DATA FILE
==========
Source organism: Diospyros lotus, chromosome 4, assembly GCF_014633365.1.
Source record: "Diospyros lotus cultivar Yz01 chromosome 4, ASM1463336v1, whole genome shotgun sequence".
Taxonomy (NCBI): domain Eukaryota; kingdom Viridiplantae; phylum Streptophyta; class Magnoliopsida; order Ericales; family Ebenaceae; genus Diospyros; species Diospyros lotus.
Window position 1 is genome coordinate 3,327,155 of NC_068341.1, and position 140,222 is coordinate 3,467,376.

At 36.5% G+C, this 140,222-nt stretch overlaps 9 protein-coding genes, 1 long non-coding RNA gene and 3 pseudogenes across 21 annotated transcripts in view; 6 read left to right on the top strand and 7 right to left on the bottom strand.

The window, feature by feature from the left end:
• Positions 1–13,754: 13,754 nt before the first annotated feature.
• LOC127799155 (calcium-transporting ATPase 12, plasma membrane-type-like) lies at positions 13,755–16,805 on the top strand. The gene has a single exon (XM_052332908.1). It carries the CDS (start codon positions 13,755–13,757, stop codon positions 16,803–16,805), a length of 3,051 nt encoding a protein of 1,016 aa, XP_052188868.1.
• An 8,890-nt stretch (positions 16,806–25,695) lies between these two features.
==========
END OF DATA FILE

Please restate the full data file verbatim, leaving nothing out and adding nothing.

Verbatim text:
Source organism: Diospyros lotus, chromosome 4, assembly GCF_014633365.1.
Source record: "Diospyros lotus cultivar Yz01 chromosome 4, ASM1463336v1, whole genome shotgun sequence".
Taxonomy (NCBI): domain Eukaryota; kingdom Viridiplantae; phylum Streptophyta; class Magnoliopsida; order Ericales; family Ebenaceae; genus Diospyros; species Diospyros lotus.
Window position 1 is genome coordinate 3,327,155 of NC_068341.1, and position 140,222 is coordinate 3,467,376.

At 36.5% G+C, this 140,222-nt stretch overlaps 9 protein-coding genes, 1 long non-coding RNA gene and 3 pseudogenes across 21 annotated transcripts in view; 6 read left to right on the top strand and 7 right to left on the bottom strand.

The window, feature by feature from the left end:
• Positions 1–13,754: 13,754 nt before the first annotated feature.
• LOC127799155 (calcium-transporting ATPase 12, plasma membrane-type-like) lies at positions 13,755–16,805 on the top strand. The gene has a single exon (XM_052332908.1). It carries the CDS (start codon positions 13,755–13,757, stop codon positions 16,803–16,805), a length of 3,051 nt encoding a protein of 1,016 aa, XP_052188868.1.
• An 8,890-nt stretch (positions 16,806–25,695) lies between these two features.